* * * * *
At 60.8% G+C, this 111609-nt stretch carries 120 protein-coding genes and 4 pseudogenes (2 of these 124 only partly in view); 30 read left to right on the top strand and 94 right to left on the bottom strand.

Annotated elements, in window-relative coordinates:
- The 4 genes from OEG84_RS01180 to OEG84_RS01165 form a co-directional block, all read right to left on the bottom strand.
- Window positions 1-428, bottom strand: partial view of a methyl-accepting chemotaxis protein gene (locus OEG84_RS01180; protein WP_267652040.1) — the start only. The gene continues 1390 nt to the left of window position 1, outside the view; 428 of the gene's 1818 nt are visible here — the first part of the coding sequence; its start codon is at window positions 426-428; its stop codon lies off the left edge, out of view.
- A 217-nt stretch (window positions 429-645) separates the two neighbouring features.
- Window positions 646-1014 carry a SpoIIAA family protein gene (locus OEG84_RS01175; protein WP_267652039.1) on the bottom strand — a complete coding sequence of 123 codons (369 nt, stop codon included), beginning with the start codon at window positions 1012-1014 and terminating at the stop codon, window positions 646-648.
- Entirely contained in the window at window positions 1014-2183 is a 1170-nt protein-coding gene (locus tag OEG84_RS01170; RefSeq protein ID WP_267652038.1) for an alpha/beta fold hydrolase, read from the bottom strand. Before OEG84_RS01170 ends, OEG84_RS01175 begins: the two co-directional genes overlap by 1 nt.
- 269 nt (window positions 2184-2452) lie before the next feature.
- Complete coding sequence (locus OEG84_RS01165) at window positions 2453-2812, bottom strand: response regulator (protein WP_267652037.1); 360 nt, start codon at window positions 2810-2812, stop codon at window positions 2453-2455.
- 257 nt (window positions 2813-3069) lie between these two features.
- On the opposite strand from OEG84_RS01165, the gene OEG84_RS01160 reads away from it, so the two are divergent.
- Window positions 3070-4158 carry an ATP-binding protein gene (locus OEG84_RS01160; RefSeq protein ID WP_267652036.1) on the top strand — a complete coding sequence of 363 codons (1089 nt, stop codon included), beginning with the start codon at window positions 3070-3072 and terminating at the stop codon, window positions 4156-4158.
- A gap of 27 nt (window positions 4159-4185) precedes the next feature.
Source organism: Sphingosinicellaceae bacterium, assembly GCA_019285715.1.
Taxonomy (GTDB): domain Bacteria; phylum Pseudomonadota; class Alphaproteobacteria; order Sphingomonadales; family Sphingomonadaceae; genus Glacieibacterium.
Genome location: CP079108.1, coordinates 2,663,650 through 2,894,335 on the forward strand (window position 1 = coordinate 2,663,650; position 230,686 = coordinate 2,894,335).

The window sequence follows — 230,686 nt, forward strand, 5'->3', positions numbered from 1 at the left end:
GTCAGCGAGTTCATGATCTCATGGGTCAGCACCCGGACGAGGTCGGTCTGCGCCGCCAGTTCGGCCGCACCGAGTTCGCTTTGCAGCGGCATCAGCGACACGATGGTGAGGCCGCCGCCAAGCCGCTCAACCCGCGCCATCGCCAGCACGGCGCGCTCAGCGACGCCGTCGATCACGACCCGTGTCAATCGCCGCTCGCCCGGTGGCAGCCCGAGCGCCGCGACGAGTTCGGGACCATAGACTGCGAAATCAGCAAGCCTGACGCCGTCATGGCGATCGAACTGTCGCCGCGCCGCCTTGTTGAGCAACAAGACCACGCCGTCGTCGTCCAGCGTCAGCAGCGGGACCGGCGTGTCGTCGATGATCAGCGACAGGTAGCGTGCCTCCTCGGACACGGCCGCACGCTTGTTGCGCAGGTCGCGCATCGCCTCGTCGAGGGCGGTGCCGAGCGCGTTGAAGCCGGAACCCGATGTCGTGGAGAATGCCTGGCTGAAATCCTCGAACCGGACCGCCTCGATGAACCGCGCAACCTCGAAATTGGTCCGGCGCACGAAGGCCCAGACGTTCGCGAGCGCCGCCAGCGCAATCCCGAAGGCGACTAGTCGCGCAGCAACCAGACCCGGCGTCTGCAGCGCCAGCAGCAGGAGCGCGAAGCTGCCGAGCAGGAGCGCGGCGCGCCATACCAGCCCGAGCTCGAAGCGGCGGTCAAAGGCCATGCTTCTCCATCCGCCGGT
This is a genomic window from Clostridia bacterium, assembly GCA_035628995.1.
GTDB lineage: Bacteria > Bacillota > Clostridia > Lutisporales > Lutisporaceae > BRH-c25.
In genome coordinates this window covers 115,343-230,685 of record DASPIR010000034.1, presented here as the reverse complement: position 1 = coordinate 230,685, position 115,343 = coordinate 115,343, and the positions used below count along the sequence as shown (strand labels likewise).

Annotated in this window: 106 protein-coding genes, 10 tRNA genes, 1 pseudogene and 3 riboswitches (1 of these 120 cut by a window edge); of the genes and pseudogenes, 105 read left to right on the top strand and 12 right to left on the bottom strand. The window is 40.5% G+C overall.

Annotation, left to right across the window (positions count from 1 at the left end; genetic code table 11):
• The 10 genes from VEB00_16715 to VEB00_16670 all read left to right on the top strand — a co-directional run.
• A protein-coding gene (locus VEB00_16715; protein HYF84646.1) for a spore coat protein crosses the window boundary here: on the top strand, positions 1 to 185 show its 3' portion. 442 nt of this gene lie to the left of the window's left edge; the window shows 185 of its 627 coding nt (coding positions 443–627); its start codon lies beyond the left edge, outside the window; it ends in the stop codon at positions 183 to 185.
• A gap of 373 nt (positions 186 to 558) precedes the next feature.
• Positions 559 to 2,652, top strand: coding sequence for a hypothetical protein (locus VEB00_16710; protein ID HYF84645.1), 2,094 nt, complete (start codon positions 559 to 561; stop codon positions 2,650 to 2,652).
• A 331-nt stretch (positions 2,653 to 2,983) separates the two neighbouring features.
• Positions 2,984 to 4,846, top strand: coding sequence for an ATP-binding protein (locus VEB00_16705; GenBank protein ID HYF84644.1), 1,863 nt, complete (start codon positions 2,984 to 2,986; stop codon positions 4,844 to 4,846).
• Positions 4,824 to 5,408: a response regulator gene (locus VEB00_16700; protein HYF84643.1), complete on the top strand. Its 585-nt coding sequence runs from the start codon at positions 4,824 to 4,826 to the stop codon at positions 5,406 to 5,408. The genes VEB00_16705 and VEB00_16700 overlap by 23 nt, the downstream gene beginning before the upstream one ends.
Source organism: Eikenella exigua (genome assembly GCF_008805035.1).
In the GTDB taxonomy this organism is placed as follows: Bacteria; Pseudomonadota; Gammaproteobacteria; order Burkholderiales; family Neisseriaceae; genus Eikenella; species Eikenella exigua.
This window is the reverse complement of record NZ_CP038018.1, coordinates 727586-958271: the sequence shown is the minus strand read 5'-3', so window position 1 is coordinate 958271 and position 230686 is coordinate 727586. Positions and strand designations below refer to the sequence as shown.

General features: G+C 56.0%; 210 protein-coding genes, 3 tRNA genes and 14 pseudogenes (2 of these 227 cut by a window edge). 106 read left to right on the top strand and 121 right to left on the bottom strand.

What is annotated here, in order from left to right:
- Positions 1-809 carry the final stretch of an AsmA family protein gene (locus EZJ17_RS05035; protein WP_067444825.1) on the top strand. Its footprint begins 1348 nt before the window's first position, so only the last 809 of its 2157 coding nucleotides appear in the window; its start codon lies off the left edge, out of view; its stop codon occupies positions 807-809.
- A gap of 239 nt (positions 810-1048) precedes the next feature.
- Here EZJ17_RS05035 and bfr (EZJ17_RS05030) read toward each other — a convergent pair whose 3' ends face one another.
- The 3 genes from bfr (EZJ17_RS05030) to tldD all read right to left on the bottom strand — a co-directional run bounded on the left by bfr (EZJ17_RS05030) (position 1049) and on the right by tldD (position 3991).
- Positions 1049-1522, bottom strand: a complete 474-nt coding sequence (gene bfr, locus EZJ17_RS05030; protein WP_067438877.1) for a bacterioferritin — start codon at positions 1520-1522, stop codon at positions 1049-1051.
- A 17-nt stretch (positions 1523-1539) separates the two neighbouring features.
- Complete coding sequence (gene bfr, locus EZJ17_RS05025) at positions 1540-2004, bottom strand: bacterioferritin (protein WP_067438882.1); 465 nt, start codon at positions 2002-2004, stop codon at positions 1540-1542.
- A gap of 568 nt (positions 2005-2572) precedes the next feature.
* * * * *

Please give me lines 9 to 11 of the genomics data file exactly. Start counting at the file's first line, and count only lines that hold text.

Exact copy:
- Complete coding sequence (locus OEG84_RS01165) at window positions 2453-2812, bottom strand: response regulator (protein WP_267652037.1); 360 nt, start codon at window positions 2810-2812, stop codon at window positions 2453-2455.
- 257 nt (window positions 2813-3069) lie between these two features.
- On the opposite strand from OEG84_RS01165, the gene OEG84_RS01160 reads away from it, so the two are divergent.